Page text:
Back to top
iversity Is Enough In Kids Media

Mary McIlrath, Senior Vice President

One of our media clients recently reached out to the YouthBeat® team about kids’ perceptions of the diversity in TV programming that is available to them. It’s an interesting topic, and one that we’ve been writing about in our Trendspotters for several years. We’ve been taking note of not just the inclusion of ethnicities and LGBTQ+ characters, but also autism, food-challenged characters, homelessness, and differing abilities that require things like wheelchairs.

So we asked our panelists, “For each channel/service that you watch, please tell us how diverse you think the characters are in the shows that you watch on these channels/services. By diverse, we mean if there is a good variety of characters of different skin colors, backgrounds, ages, genders, abilities, body types, etc.?” Our infographic below illustrates that the Top 2 Box scores (very/somewhat diverse) are much higher than the Top Box (very diverse) for viewers of each channel/service. Of course, Top 2 includes Top, so not a shocker—it’s the magnitude of the differences that are of interest to us.

Our take: don’t be fooled by the Top 2 Box scores into thinking that kids’ media is sufficiently diverse. We always take kids’ responses with a grain of salt—they have a positivity bias, and sometimes “somewhat” can mean “I don’t know/I never thought about it/not really, but I don’t want to be impolite.” We can say for certain that today’s youth are all about inclusivity and wanting the people they know to feel accepted. When books and movies like Wonder, Luca, or Zootopia come out, that normalizes differences in viewers and makes youth less awkward when they encounter real-life people who are different from them.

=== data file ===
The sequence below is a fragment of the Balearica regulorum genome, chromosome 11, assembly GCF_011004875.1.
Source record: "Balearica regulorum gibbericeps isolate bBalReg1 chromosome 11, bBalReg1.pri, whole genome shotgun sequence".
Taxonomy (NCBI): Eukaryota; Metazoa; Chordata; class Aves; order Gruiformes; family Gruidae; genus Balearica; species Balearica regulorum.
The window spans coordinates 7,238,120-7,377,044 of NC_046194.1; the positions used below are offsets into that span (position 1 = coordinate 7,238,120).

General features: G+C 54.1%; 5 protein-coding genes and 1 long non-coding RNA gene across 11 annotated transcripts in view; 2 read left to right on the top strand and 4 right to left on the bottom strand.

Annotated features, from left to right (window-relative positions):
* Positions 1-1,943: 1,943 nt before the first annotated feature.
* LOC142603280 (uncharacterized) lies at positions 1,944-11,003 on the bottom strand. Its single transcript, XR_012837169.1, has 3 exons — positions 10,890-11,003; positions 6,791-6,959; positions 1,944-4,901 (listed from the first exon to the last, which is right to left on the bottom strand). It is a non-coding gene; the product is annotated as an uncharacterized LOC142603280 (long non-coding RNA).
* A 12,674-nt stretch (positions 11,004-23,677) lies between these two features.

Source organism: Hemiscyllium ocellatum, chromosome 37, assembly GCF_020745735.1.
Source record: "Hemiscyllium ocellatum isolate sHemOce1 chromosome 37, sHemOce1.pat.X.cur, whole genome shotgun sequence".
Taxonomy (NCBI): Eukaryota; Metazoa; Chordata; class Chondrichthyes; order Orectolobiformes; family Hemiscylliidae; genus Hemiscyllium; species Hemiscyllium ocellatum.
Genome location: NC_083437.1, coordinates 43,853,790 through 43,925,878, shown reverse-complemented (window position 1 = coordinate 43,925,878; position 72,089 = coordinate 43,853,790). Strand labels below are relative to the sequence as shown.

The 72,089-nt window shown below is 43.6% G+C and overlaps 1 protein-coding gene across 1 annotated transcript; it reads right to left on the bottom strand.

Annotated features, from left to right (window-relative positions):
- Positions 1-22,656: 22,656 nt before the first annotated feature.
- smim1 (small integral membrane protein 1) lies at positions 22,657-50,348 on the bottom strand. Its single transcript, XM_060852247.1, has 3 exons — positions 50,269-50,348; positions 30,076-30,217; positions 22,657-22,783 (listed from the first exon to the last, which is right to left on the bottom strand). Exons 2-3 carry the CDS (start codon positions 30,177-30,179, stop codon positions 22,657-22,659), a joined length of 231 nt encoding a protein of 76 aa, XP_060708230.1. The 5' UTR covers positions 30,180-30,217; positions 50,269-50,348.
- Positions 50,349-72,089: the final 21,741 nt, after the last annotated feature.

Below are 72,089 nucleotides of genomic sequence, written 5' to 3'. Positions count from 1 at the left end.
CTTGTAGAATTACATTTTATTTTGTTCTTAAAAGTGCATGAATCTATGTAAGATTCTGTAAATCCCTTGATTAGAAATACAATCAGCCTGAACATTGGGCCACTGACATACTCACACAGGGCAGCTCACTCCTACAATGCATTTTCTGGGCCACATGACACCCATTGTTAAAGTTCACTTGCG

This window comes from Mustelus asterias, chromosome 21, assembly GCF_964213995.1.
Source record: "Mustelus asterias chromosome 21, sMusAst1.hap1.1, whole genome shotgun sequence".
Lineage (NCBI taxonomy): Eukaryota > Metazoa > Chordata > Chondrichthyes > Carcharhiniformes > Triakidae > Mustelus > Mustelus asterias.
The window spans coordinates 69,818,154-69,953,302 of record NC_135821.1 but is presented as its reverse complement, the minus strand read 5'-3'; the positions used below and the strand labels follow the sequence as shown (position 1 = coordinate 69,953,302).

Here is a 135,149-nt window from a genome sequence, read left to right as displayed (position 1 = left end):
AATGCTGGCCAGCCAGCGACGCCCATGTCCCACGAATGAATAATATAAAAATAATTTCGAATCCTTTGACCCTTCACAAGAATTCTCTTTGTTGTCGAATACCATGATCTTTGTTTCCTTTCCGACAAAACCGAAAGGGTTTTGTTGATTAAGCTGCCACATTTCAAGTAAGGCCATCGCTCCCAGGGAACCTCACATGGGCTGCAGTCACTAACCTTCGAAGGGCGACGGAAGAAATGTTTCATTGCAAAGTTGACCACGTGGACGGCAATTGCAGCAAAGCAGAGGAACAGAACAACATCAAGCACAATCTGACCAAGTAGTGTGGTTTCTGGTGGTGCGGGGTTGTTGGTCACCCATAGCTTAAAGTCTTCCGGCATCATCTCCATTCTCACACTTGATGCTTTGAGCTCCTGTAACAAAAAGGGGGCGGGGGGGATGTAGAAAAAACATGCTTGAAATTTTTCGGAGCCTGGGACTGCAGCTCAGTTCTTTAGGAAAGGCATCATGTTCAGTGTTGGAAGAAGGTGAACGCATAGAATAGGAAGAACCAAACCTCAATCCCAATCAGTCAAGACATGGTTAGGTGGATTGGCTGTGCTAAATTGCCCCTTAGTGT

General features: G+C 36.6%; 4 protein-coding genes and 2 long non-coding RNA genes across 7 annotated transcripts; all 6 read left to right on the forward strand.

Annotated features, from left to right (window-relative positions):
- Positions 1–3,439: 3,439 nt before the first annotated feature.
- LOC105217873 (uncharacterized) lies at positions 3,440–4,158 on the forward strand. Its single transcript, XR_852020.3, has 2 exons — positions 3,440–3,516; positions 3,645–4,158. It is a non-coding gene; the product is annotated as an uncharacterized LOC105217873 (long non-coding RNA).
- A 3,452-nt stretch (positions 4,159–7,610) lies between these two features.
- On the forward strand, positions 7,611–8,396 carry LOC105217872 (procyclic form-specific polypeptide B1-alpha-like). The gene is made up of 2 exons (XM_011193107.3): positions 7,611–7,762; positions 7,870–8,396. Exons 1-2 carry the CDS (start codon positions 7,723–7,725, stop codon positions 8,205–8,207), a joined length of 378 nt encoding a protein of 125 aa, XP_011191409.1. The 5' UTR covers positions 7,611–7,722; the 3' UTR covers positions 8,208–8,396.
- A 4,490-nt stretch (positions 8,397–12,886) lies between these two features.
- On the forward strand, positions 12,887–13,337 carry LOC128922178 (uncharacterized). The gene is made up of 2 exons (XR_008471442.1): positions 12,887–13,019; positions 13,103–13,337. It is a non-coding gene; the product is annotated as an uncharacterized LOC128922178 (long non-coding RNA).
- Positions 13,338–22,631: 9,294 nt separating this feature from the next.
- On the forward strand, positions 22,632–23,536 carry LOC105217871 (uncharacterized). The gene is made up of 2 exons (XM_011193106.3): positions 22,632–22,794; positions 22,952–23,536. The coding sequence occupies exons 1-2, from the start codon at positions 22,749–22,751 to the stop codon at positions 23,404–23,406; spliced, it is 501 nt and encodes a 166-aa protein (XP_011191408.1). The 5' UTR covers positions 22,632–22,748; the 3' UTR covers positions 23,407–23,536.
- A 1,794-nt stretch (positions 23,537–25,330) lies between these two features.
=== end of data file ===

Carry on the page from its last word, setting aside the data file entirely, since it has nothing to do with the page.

We’re routinely inspired by our clients in the publishing industry for their leadership in this realm. If you haven’t checked these out already, our Top 3 book recommendations for acknowledging and embracing differences are:

  • Too Bright To See by Kyle Lukoff, a coming-of-age story about a transgender child who discovers their true identity over a summer before heading into middle school
  • C is for Country by Lil Nas X, an alphabet book chock-full of fun pop culture references true to the record-setting artist’s personality (“F is for fringe, feathers, and fake fur”)
  • Can I Play Too? By Mo Willems, part of a charming and endearing series about friendship that focuses on working with each other’s physical limitations 

What we love about these stories is the notion that others can look, feel, and behave differently from you, but they can still be your friends. It’s something that, frankly, adult-targeted media still struggles to achieve sometimes. 

OUR POV

It would be dangerous to assume, based on this data, that you’re doing enough in your Diversity + Inclusion efforts. Kids will continue to watch and enjoy a variety of shows, but the ones that truly speak to them or help them feel that they’re OK are harder to come by. Even if you’re in Food + Beverage or other categories, the way you tell stories in advertising and on social media matters. Keep striving to do better—you have the power to drive those Top Box scores higher. If you need help, please reach out—we work closely with our CultureBeat colleagues every day to help brands put the right foot forward.
 

Diversity in Youth Television

 

Newsletter Signup